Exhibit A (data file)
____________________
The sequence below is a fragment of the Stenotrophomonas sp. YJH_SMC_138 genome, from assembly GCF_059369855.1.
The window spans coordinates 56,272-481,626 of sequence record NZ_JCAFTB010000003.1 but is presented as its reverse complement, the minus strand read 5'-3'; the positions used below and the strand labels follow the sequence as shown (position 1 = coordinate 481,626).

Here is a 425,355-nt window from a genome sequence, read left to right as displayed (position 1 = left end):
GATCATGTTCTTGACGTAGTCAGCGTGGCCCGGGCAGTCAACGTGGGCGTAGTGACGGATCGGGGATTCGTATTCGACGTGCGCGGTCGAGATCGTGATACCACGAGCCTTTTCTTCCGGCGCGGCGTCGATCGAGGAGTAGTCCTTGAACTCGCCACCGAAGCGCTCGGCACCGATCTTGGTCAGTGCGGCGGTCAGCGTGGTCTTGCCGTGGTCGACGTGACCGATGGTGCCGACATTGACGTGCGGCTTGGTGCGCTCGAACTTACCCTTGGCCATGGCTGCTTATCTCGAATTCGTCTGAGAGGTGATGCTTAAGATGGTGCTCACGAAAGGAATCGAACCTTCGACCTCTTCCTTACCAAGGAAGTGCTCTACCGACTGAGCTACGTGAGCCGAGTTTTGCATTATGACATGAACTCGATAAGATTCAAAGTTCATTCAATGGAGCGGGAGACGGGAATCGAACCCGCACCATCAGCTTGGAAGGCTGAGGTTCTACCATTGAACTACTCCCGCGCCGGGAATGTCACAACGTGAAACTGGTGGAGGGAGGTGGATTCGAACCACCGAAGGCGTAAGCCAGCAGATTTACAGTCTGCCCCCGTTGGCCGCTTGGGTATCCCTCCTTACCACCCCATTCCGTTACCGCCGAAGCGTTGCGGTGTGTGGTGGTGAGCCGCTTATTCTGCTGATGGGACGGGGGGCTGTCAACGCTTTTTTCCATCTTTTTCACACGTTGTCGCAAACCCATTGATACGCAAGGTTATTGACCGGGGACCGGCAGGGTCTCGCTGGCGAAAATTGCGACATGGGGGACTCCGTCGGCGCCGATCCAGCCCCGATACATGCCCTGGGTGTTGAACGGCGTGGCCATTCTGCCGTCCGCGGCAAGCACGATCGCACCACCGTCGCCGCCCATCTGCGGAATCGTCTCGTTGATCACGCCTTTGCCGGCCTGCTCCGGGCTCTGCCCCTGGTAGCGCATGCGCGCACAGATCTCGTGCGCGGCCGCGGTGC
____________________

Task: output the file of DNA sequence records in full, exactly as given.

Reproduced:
The sequence below is a fragment of the Stenotrophomonas sp. YJH_SMC_138 genome, from assembly GCF_059369855.1.
The window spans coordinates 56,272-481,626 of sequence record NZ_JCAFTB010000003.1 but is presented as its reverse complement, the minus strand read 5'-3'; the positions used below and the strand labels follow the sequence as shown (position 1 = coordinate 481,626).

Here is a 425,355-nt window from a genome sequence, read left to right as displayed (position 1 = left end):
GATCATGTTCTTGACGTAGTCAGCGTGGCCCGGGCAGTCAACGTGGGCGTAGTGACGGATCGGGGATTCGTATTCGACGTGCGCGGTCGAGATCGTGATACCACGAGCCTTTTCTTCCGGCGCGGCGTCGATCGAGGAGTAGTCCTTGAACTCGCCACCGAAGCGCTCGGCACCGATCTTGGTCAGTGCGGCGGTCAGCGTGGTCTTGCCGTGGTCGACGTGACCGATGGTGCCGACATTGACGTGCGGCTTGGTGCGCTCGAACTTACCCTTGGCCATGGCTGCTTATCTCGAATTCGTCTGAGAGGTGATGCTTAAGATGGTGCTCACGAAAGGAATCGAACCTTCGACCTCTTCCTTACCAAGGAAGTGCTCTACCGACTGAGCTACGTGAGCCGAGTTTTGCATTATGACATGAACTCGATAAGATTCAAAGTTCATTCAATGGAGCGGGAGACGGGAATCGAACCCGCACCATCAGCTTGGAAGGCTGAGGTTCTACCATTGAACTACTCCCGCGCCGGGAATGTCACAACGTGAAACTGGTGGAGGGAGGTGGATTCGAACCACCGAAGGCGTAAGCCAGCAGATTTACAGTCTGCCCCCGTTGGCCGCTTGGGTATCCCTCCTTACCACCCCATTCCGTTACCGCCGAAGCGTTGCGGTGTGTGGTGGTGAGCCGCTTATTCTGCTGATGGGACGGGGGGCTGTCAACGCTTTTTTCCATCTTTTTCACACGTTGTCGCAAACCCATTGATACGCAAGGTTATTGACCGGGGACCGGCAGGGTCTCGCTGGCGAAAATTGCGACATGGGGGACTCCGTCGGCGCCGATCCAGCCCCGATACATGCCCTGGGTGTTGAACGGCGTGGCCATTCTGCCGTCCGCGGCAAGCACGATCGCACCACCGTCGCCGCCCATCTGCGGAATCGTCTCGTTGATCACGCCTTTGCCGGCCTGCTCCGGGCTCTGCCCCTGGTAGCGCATGCGCGCACAGATCTCGTGCGCGGCCGCGGTGC